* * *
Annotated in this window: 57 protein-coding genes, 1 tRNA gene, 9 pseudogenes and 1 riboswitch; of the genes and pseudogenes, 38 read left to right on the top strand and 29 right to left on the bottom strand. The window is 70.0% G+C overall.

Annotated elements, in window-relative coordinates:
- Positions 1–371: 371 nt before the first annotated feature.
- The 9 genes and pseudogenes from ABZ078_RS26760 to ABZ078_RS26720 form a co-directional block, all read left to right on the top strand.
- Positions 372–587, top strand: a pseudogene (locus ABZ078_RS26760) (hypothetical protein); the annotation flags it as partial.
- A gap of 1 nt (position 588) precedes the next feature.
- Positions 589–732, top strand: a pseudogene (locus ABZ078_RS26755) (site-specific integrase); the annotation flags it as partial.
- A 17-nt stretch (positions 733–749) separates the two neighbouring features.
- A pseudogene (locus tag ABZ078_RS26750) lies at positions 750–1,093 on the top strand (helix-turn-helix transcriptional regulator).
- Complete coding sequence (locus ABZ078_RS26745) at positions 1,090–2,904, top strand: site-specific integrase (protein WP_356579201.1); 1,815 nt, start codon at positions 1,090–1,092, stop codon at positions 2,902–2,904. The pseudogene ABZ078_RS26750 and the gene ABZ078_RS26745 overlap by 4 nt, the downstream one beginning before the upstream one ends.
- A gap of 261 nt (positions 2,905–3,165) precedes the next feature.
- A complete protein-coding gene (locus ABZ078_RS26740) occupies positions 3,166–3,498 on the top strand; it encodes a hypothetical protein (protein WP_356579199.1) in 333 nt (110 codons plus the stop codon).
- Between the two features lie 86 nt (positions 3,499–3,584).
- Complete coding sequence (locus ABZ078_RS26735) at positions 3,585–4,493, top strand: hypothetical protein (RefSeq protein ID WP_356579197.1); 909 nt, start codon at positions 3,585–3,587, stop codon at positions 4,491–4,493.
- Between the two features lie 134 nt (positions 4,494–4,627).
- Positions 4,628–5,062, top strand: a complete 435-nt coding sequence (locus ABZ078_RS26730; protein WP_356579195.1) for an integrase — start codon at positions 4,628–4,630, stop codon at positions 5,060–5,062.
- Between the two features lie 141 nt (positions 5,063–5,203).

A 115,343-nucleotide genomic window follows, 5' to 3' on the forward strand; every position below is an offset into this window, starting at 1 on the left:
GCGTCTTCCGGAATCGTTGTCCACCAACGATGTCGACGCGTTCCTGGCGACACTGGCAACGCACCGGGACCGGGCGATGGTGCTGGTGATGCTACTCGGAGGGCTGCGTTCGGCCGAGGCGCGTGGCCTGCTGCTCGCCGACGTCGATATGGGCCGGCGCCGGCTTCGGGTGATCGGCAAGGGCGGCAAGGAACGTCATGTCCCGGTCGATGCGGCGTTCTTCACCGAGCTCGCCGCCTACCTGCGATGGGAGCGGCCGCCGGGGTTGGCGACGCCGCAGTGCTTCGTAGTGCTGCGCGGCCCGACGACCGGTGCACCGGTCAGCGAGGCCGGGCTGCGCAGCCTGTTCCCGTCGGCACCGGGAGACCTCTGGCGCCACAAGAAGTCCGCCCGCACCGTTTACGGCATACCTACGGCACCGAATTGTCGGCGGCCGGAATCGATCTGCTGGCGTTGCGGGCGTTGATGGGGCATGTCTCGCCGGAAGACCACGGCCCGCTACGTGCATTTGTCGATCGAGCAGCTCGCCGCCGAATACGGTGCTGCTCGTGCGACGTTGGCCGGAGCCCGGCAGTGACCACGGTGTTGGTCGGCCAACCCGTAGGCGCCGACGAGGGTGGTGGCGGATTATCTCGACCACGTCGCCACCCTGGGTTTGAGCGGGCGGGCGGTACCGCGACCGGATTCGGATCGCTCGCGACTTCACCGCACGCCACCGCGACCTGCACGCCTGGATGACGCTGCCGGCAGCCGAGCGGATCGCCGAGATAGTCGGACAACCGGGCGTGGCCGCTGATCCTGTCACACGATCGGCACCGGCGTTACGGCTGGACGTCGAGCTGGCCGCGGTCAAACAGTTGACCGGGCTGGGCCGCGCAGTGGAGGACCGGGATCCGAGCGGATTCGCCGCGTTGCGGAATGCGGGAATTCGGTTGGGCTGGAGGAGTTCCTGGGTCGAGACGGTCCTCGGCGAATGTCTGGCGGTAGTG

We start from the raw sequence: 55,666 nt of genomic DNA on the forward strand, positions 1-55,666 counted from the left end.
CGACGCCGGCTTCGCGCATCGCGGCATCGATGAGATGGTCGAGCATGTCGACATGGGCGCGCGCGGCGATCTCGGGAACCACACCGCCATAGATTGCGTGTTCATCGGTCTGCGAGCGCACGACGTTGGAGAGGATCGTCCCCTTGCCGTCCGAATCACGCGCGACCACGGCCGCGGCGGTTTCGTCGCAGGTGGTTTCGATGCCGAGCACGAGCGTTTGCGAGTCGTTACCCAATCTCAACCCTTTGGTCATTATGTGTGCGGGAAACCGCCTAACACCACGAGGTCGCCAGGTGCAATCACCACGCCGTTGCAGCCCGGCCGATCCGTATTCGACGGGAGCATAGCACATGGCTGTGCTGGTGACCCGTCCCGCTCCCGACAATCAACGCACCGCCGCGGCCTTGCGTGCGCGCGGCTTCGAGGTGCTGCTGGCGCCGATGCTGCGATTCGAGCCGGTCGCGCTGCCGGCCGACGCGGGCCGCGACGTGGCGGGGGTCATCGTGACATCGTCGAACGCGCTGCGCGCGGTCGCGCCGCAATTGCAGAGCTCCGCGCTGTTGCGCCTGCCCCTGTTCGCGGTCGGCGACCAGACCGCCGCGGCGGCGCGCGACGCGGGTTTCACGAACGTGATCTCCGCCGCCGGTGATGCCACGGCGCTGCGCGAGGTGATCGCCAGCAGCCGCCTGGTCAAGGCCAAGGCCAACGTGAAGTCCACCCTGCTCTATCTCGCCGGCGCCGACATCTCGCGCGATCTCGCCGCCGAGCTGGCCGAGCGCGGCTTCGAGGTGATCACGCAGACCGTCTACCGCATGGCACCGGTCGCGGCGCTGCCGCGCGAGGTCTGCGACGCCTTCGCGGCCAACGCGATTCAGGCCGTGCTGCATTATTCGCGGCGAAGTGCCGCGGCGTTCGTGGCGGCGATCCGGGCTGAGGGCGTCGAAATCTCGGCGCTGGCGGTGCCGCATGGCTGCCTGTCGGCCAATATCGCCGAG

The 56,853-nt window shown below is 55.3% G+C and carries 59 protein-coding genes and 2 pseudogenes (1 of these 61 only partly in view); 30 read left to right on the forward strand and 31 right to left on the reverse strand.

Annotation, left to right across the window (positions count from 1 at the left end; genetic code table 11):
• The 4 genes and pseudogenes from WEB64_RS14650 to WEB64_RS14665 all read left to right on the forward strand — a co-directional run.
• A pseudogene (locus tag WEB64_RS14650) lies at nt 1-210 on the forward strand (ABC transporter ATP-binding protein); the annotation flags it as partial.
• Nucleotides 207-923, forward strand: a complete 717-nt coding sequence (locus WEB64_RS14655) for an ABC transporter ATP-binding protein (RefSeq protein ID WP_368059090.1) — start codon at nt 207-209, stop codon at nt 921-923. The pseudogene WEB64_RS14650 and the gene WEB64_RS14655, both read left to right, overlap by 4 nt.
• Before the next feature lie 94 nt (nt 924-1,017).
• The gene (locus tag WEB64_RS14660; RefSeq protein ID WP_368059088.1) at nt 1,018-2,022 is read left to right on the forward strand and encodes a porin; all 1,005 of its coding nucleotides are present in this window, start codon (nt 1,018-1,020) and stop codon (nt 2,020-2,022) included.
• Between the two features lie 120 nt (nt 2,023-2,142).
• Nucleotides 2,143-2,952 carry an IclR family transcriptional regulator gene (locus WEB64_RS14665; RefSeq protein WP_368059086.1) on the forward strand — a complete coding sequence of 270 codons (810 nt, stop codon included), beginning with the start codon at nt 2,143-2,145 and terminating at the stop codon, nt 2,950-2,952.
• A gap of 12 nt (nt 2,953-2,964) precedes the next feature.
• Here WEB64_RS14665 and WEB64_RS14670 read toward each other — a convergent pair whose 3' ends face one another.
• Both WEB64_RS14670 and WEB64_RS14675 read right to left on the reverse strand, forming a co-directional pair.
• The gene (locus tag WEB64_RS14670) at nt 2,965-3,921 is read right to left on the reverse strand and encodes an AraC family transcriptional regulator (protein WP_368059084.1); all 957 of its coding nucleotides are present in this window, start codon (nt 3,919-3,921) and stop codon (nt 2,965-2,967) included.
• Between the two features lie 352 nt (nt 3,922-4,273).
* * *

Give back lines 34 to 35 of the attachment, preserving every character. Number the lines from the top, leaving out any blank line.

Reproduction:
• The gene (locus tag WEB64_RS14670) at nt 2,965-3,921 is read right to left on the reverse strand and encodes an AraC family transcriptional regulator (protein WP_368059084.1); all 957 of its coding nucleotides are present in this window, start codon (nt 3,919-3,921) and stop codon (nt 2,965-2,967) included.
• Between the two features lie 352 nt (nt 3,922-4,273).